Meeting People Where They Are
By Carinne Luck

Over the past five years, Brit Tzedek v'Shalom has been in a unique position to think afresh about organizing in the Jewish community.  With its two-fold goals of educating a grassroots base of American Jews and then mobilizing that base to change US foreign policy on the Israeli-Palestinian conflict, we have adapted many traditional organizing strategies to the particular circumstances in which our activists find ourselves.

This has required breaking with commonly used Jewish organizational practices, most notably the institutional tendency to organize in a top-down fashion. Creating a new model was not easy or quick, in no small part because of the sheer sensitivity of the issue. Israel, after all, represents our survival, our safety - without Israel, many feel, there could be another Holocaust.

In building our model, it has been important to acknowledge that while such existential fear can at times be hyper-inflated, it is often justified - and regardless, it is felt genuinely by many in our community. One of the cardinal rules of community organizing is that you organize people where they are, not where you want them to be.

Thus, our first step has been to provide a safe space for Jews to question Israeli policy or consider openly what it means to be truly pro-Israel. It can be a painful journey for many to consider, often for the first time, that this is not a one-sided conflict, that Israel too has missed opportunities to create peace.  Only by creating this space do we allow individuals and communities to expand their frame of reference.

We must next delineate our message clearly and carefully by re-framing what constitutes Israel's best interest.  We must shift the focus from continuation of a deadly conflict to a two-state solution that will bring durable peace, thereby asserting in everything that we do that we are pro-peace because we are pro-Israel.

The next step has been to create a strategy that allows members and interested supporters to feel invested enough to take action, offering meaningful, substantive ways for individuals to get involved and take steps that can lead to real change. This includes organizing informative house parties, meeting with elected officials in their home offices, writing letters in support of Brit Tzedek campaigns, and so on.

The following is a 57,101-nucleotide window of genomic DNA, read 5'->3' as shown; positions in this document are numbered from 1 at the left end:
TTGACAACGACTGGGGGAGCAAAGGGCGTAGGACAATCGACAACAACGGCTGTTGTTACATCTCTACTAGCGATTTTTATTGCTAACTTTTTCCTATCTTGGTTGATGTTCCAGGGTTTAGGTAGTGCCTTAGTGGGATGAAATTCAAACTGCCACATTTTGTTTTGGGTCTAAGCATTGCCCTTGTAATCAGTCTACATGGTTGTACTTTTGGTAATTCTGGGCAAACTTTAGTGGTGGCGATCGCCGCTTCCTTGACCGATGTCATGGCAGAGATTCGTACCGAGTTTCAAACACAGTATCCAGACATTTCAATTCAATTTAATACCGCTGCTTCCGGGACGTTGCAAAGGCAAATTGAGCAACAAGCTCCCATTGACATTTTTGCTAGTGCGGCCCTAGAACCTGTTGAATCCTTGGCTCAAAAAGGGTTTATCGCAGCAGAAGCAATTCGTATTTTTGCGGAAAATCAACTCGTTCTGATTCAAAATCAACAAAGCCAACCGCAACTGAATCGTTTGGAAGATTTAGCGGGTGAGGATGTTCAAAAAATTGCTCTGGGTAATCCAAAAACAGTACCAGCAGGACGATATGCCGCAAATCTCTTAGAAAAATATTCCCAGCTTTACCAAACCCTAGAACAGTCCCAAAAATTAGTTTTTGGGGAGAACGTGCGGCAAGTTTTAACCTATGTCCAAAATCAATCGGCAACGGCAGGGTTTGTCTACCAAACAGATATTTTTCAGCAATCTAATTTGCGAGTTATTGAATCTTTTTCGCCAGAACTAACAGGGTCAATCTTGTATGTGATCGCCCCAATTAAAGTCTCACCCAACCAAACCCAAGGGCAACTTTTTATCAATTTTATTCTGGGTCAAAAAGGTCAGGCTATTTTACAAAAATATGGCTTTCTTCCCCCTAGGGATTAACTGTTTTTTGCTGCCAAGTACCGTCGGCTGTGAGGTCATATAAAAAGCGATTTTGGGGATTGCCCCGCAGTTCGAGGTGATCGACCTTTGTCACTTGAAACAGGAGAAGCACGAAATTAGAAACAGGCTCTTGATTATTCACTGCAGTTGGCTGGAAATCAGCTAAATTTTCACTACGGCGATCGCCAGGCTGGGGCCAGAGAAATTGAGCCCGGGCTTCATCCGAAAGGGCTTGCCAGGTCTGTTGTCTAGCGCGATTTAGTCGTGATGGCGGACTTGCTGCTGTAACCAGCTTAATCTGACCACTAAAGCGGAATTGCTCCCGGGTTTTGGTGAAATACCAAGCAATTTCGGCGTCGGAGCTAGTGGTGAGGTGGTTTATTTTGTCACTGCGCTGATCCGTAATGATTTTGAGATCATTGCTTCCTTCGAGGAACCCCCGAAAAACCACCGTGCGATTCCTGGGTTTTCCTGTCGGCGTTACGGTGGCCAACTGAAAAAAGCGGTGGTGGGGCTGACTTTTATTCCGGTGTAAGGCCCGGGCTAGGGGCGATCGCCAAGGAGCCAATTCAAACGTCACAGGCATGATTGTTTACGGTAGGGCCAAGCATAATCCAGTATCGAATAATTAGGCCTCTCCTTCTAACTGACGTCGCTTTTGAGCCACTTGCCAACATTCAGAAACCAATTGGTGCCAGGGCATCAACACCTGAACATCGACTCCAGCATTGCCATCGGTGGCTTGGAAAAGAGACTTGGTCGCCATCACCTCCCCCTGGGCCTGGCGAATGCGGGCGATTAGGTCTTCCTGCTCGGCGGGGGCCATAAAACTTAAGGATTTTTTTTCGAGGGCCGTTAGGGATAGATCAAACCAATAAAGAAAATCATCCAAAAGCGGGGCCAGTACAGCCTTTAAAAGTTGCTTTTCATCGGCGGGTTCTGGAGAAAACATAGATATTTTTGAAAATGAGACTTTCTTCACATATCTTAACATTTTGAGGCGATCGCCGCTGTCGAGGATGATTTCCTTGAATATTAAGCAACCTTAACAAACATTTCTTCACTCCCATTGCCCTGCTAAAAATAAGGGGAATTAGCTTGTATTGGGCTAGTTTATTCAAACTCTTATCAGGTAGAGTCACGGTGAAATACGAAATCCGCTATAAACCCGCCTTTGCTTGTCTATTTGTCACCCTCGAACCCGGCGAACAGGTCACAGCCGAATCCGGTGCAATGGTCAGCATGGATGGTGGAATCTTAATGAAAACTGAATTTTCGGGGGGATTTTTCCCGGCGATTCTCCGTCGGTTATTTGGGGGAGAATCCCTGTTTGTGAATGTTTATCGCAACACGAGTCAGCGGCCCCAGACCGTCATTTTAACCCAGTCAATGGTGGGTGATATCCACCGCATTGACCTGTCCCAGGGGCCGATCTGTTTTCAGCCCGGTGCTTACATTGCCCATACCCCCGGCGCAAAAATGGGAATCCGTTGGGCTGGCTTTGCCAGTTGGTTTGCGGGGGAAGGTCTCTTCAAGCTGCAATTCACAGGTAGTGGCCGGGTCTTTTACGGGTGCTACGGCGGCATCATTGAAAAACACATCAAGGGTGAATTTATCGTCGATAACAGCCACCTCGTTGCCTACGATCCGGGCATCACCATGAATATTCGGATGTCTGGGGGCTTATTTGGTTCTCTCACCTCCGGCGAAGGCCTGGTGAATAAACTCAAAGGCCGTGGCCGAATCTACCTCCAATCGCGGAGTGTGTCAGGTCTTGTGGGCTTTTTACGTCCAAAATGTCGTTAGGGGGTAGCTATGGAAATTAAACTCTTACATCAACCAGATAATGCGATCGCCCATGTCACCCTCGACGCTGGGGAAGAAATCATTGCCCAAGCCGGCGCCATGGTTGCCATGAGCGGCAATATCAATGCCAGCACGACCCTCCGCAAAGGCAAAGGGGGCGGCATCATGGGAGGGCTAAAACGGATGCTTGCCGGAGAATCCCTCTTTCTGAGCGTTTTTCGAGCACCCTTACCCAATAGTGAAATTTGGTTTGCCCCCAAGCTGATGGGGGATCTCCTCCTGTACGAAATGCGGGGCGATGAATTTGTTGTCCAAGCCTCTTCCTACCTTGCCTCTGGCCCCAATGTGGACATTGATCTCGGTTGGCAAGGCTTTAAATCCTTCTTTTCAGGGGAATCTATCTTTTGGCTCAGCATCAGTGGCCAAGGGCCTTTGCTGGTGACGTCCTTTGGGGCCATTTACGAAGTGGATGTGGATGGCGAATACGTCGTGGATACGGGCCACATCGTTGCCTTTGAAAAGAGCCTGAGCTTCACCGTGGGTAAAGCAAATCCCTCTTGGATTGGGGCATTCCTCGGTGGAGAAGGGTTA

But such work can only be truly successful if approached on a grassroots level, within an organizational structure that gives each activist respect and responsibility. This we achieve through the establishment of local chapters, which in turn take on the work of educating ourselves and our communities, creating in-roads to Jewish institutions, and raising the public profile of the Jewish peace movement. The chapters then work in close coordination with the national organization to create the necessary political pressure to change US foreign policy.

At all these stages, Brit Tzedek organizes with care and consideration for the unique set of local challenges that face American Jews who wish to change the status quo vis-a-vis Israel. Due to the deeply traumatic nature and sheer complexity of this issue, Brit Tzedek's message must always preserve nuance. There is no one person or institution to blame for the perpetuation of the violence between Israelis and Palestinians.  There is no single piece of legislation that could "change everything".

Nor can we rely on some of the better-known "direct action" modes of organizing. We cannot march in the streets, we cannot strike, or boycott, or commit civil disobedience - such actions would drive away many of the Jews we must still win over and would not move us any closer to our goal.

So instead we have a long-term project: trying to move a significant portion of the American Jewish community to create a shift in consciousness. Our Let's Talk campaign brings all of these aspects into focus: First we need to allow ourselves simply to talk about the issue, then we need to educate ourselves, and then we need to take action and increase the "talking" in our communities.